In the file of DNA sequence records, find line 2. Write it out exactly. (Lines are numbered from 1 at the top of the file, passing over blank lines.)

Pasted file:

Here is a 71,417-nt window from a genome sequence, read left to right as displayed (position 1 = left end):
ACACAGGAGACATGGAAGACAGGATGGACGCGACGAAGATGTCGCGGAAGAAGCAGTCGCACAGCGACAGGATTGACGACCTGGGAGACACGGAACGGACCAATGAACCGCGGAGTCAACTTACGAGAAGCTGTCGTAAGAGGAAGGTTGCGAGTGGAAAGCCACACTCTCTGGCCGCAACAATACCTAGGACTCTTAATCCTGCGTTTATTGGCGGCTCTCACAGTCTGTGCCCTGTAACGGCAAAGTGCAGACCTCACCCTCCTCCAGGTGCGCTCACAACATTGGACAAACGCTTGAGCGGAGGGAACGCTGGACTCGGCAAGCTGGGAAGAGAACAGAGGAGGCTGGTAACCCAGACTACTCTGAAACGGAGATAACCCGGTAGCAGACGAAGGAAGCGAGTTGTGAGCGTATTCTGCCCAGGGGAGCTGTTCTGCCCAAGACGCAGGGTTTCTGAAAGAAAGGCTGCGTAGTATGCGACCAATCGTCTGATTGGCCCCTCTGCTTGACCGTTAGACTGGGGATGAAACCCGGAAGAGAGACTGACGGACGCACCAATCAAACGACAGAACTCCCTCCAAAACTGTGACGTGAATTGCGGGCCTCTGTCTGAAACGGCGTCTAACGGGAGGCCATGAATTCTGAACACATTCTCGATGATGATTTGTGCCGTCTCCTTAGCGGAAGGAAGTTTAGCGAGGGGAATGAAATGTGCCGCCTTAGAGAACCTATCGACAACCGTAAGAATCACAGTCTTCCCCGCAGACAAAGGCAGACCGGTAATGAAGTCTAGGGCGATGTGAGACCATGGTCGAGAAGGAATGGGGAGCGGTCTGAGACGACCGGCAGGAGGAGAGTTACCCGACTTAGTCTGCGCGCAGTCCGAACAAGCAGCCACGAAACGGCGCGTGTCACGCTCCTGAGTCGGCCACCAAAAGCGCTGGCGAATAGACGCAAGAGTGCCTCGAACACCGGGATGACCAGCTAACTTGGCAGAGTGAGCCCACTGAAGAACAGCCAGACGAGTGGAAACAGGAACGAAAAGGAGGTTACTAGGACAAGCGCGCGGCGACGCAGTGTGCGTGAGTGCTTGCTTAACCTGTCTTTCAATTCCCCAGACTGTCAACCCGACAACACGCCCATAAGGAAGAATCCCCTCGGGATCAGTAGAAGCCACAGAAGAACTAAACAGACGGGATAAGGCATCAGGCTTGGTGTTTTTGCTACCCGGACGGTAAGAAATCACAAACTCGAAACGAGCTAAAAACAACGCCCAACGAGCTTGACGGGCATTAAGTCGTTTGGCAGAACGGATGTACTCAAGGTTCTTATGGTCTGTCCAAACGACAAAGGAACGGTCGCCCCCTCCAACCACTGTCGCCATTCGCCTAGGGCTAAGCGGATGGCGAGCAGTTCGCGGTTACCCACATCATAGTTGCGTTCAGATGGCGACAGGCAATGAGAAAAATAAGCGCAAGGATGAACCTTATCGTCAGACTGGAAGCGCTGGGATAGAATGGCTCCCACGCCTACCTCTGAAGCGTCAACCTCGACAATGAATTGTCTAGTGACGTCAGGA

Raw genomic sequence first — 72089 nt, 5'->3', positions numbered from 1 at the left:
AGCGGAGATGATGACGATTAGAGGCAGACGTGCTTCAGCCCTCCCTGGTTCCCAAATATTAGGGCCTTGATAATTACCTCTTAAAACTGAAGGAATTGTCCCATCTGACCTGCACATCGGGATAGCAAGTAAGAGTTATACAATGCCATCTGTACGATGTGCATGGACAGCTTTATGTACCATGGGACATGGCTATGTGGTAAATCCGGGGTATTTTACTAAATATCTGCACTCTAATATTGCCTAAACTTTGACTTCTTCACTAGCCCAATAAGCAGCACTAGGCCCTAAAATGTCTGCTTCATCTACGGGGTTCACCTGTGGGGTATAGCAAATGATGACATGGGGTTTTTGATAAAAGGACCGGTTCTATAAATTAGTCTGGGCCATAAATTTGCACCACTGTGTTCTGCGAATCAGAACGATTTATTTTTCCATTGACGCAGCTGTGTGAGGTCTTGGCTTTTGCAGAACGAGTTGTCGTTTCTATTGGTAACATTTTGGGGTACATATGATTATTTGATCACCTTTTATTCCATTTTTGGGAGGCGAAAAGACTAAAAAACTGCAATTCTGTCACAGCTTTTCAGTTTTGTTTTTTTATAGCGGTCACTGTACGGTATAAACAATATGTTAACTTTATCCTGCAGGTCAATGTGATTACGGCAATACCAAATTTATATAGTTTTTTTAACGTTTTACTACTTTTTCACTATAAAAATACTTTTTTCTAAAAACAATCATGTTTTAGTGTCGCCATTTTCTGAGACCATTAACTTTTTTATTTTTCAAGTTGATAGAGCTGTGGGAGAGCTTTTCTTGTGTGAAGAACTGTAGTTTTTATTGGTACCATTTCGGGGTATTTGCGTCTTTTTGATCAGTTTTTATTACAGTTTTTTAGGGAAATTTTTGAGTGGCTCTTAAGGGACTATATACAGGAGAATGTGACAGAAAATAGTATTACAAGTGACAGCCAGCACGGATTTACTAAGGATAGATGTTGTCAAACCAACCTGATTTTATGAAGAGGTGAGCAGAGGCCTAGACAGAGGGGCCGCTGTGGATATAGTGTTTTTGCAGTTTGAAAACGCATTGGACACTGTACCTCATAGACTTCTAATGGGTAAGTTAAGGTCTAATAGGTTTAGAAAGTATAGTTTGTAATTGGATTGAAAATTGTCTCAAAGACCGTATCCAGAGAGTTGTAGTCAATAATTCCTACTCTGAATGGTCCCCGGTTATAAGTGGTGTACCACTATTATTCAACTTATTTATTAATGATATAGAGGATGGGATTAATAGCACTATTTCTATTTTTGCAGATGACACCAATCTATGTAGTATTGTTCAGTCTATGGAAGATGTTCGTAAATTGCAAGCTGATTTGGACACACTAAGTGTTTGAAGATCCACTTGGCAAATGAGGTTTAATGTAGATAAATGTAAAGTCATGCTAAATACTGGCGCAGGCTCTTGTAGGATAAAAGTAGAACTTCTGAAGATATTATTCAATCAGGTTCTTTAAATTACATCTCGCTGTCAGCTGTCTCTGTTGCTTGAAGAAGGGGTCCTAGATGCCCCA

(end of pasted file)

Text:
ACACAGGAGACATGGAAGACAGGATGGACGCGACGAAGATGTCGCGGAAGAAGCAGTCGCACAGCGACAGGATTGACGACCTGGGAGACACGGAACGGACCAATGAACCGCGGAGTCAACTTACGAGAAGCTGTCGTAAGAGGAAGGTTGCGAGTGGAAAGCCACACTCTCTGGCCGCAACAATACCTAGGACTCTTAATCCTGCGTTTATTGGCGGCTCTCACAGTCTGTGCCCTGTAACGGCAAAGTGCAGACCTCACCCTCCTCCAGGTGCGCTCACAACATTGGACAAACGCTTGAGCGGAGGGAACGCTGGACTCGGCAAGCTGGGAAGAGAACAGAGGAGGCTGGTAACCCAGACTACTCTGAAACGGAGATAACCCGGTAGCAGACGAAGGAAGCGAGTTGTGAGCGTATTCTGCCCAGGGGAGCTGTTCTGCCCAAGACGCAGGGTTTCTGAAAGAAAGGCTGCGTAGTATGCGACCAATCGTCTGATTGGCCCCTCTGCTTGACCGTTAGACTGGGGATGAAACCCGGAAGAGAGACTGACGGACGCACCAATCAAACGACAGAACTCCCTCCAAAACTGTGACGTGAATTGCGGGCCTCTGTCTGAAACGGCGTCTAACGGGAGGCCATGAATTCTGAACACATTCTCGATGATGATTTGTGCCGTCTCCTTAGCGGAAGGAAGTTTAGCGAGGGGAATGAAATGTGCCGCCTTAGAGAACCTATCGACAACCGTAAGAATCACAGTCTTCCCCGCAGACAAAGGCAGACCGGTAATGAAGTCTAGGGCGATGTGAGACCATGGTCGAGAAGGAATGGGGAGCGGTCTGAGACGACCGGCAGGAGGAGAGTTACCCGACTTAGTCTGCGCGCAGTCCGAACAAGCAGCCACGAAACGGCGCGTGTCACGCTCCTGAGTCGGCCACCAAAAGCGCTGGCGAATAGACGCAAGAGTGCCTCGAACACCGGGATGACCAGCTAACTTGGCAGAGTGAGCCCACTGAAGAACAGCCAGACGAGTGGAAACAGGAACGAAAAGGAGGTTACTAGGACAAGCGCGCGGCGACGCAGTGTGCGTGAGTGCTTGCTTAACCTGTCTTTCAATTCCCCAGACTGTCAACCCGACAACACGCCCATAAGGAAGAATCCCCTCGGGATCAGTAGAAGCCACAGAAGAACTAAACAGACGGGATAAGGCATCAGGCTTGGTGTTTTTGCTACCCGGACGGTAAGAAATCACAAACTCGAAACGAGCTAAAAACAACGCCCAACGAGCTTGACGGGCATTAAGTCGTTTGGCAGAACGGATGTACTCAAGGTTCTTATGGTCTGTCCAAACGACAAAGGAACGGTCGCCCCCTCCAACCACTGTCGCCATTCGCCTAGGGCTAAGCGGATGGCGAGCAGTTCGCGGTTACCCACATCATAGTTGCGTTCAGATGGCGACAGGCAATGAGAAAAATAAGCGCAAGGATGAACCTTATCGTCAGACTGGAAGCGCTGGGATAGAATGGCTCCCACGCCTACCTCTGAAGCGTCAACCTCGACAATGAATTGTCTAGTGACGTCAGGA